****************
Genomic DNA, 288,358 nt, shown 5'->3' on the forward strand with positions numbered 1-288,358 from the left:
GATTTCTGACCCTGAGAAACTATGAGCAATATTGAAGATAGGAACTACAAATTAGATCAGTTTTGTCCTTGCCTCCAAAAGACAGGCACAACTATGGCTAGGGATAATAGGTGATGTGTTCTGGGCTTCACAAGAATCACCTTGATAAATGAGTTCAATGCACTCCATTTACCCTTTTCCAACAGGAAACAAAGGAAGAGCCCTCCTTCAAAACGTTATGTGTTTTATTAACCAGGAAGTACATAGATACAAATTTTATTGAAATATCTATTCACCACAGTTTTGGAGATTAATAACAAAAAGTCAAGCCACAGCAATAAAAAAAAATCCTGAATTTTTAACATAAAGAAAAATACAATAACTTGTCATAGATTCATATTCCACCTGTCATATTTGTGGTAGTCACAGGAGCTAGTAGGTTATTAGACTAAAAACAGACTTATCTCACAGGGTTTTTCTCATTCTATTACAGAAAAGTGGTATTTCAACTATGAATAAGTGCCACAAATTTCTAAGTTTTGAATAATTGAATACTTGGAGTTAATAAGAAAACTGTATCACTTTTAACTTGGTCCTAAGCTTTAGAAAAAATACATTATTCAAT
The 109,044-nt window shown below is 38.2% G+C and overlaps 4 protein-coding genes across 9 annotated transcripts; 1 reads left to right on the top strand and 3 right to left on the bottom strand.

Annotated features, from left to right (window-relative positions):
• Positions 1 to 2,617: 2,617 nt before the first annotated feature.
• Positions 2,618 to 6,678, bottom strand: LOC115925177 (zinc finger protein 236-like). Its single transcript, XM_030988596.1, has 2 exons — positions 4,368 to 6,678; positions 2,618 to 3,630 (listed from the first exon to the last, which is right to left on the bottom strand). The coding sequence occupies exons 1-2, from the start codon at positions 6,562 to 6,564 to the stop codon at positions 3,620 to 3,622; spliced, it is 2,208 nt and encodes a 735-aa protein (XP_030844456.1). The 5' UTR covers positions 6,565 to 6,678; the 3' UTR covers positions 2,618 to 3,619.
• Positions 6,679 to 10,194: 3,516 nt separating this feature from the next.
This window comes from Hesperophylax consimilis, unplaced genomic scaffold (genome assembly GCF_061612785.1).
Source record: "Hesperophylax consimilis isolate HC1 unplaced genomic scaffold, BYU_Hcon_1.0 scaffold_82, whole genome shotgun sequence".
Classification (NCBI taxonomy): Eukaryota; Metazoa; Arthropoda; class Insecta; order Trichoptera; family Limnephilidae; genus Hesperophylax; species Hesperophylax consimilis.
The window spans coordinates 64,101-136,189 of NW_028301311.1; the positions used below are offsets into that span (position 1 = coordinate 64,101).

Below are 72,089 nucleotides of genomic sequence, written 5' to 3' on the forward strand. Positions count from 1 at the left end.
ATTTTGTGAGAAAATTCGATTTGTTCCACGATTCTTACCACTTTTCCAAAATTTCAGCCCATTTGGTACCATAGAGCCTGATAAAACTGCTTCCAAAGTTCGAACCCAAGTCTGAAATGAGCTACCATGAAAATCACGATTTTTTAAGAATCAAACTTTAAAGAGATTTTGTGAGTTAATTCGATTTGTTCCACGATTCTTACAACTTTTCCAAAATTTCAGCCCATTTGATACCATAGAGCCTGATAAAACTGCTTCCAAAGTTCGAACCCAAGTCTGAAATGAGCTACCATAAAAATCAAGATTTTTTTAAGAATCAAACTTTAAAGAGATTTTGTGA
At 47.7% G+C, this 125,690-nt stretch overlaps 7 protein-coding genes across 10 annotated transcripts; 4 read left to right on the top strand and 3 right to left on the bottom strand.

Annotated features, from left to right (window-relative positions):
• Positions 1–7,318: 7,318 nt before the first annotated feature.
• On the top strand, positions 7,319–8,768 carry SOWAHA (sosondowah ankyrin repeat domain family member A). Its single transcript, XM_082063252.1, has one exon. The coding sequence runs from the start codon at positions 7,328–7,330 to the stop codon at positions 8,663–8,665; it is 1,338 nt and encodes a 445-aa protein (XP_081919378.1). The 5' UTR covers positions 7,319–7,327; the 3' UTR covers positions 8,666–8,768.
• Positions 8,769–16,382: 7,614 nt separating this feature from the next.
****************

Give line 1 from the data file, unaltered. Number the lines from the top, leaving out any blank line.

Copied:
Genomic DNA, 288,358 nt, shown 5'->3' on the forward strand with positions numbered 1-288,358 from the left: